Where do you find beta readers? Among your friends (but make sure they will tell you the truth, not just try to feed your ego), or join a critique group. As a last resort, you can hire a professional editor, who will do a thorough, trustworthy job, but can be fairly expensive.

Just as an example, a friend sent me a scene from a project she was working on. In this scene, she had her protagonist touring Italy in the summer. Because of the sun, she protected herself with a parasol. (Makes sense. Okay.) She was also described as taking numerous photos with a digital camera. Okay…wait…most people need to use both hands to hold the camera still enough to take a photo. So how was she holding the parasol?

My friend, intent on setting up the next plot twist, hadn’t even noticed the conflict, but it makes the reader sit up and say “That can’t happen.” It breaks their immersion.

The same happens when you say it takes twenty minutes to travel from point A to point B in lower Manhattan, when anyone who lives there knows it takes at least an hour, or when your hero’s life is saved when her bulletproof vest stops a sniper’s bullet, when a little research would tell you the standard Kevlar vests police use are designed to stop pistol rounds, not rifle, which would usually go through it.

All these are mistakes a reader can (and usually will) catch. When they do, they immediately lose their ability to believe the illusion you have created is real. They will stop reading and that is exactly what we DON’T want them to do.

In short, we all need to work at improving our skills in all three areas of fiction. It is only when we have mastered all three of them that we can truly become successful at this writing life we’ve chosen.

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Writing advice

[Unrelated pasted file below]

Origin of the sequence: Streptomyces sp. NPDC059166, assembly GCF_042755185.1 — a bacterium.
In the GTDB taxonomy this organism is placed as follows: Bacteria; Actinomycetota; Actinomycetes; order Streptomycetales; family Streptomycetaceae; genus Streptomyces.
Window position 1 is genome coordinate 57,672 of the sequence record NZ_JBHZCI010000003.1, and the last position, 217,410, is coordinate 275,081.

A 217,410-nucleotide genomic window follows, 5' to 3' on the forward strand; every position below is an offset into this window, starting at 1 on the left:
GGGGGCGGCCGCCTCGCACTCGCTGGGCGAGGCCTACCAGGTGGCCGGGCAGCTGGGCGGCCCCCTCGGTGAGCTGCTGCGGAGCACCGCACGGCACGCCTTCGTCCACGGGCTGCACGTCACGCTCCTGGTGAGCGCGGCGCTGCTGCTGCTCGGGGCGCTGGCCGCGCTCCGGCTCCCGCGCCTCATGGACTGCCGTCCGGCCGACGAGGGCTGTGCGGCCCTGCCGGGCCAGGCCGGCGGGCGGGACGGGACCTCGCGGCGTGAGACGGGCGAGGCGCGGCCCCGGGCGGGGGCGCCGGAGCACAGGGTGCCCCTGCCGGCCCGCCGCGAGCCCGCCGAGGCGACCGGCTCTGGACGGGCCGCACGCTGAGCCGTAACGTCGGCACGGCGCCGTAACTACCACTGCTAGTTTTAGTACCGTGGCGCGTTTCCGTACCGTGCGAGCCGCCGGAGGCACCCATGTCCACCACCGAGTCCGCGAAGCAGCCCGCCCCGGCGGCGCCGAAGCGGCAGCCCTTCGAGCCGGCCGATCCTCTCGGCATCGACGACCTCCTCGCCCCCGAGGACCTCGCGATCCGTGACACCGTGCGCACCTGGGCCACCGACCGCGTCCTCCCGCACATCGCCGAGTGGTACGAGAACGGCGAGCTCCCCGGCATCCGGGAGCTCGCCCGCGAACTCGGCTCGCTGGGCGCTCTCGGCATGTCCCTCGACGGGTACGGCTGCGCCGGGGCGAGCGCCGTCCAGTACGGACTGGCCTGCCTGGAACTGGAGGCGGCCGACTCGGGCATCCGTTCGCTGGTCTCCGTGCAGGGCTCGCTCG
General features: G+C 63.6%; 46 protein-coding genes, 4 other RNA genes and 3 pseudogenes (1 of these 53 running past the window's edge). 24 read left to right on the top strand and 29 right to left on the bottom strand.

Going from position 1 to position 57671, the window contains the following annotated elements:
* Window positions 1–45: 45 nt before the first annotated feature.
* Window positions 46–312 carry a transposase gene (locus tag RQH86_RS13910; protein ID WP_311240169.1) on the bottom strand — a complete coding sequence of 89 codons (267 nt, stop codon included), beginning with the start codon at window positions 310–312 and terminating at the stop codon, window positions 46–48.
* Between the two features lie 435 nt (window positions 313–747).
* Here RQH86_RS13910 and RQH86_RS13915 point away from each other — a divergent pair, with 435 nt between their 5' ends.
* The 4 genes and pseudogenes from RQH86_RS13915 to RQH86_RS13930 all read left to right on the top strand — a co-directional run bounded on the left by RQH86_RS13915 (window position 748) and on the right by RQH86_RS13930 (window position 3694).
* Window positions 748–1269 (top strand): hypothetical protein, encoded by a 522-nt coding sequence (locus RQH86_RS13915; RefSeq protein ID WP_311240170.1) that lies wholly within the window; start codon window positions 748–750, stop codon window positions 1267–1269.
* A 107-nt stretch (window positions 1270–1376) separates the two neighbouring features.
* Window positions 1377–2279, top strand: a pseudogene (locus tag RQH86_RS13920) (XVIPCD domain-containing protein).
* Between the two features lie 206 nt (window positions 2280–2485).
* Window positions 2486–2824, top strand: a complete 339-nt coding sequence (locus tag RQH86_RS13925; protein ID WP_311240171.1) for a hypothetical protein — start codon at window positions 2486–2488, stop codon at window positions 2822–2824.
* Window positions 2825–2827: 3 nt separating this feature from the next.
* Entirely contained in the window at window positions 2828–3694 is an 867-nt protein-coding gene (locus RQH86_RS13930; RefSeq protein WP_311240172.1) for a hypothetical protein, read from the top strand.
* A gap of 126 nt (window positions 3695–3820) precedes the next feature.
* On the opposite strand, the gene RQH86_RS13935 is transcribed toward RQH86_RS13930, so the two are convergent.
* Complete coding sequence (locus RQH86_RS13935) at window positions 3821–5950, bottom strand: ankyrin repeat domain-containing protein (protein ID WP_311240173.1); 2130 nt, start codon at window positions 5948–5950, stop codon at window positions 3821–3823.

Story Ideas

This is one of the most frequent questions I’m asked, both by readers and interviewers:

Q: Where do you get your story ideas?
A: I take long walks and find them lying alongside the road.

Seriously, the world is chock full of stories and story ideas. We just need to look for them.

There are three billion people (and growing) on this planet and each of us is engaged in a daily struggle to find and make our place in the world. Each day is a story. Each day is made up of many stories, small victories and minor defeats that all tell a story. Each has a high and low point, a conflict met and overcome—or not—a problem solved, for better, or worse. We, as writers, just have to pay attention.

Listen to the stories the people around you tell about their lives. We are a species hard-wired for story-telling. We do it at the dinner table, in the break room, at the neighborhood bar. Listen. Glean them for story ideas: how does your boyfriend deal with the backstabbing rival at work? How does your little sister deal with the boy who has a crush on her at school? How does she discourage him without being out and out mean? How do you come up with the thousand dollars to replace your car’s transmission? Every one of us lives a myriad of stories every day.

Watch the news. Read the newspaper. Both mediums are based on high drama (it’s what drives the ratings), mostly tragedy, but also tales of heroism and the human spirit overcoming incredible adversity. Pay attention. Take notes. Keep a pen and paper with you, or download a note-taking app for your phone. Be ready when an idea appears.

Most important of all, every writer needs to be adept at the old childhood game of “what if?” What if an ordinary man could become invisible? What if we lived in Florida during colonial times and a hurricane came ashore? What if you woke up one morning and your entire life up to now was just a dream?

What if? The possibilities—and stories—are endless.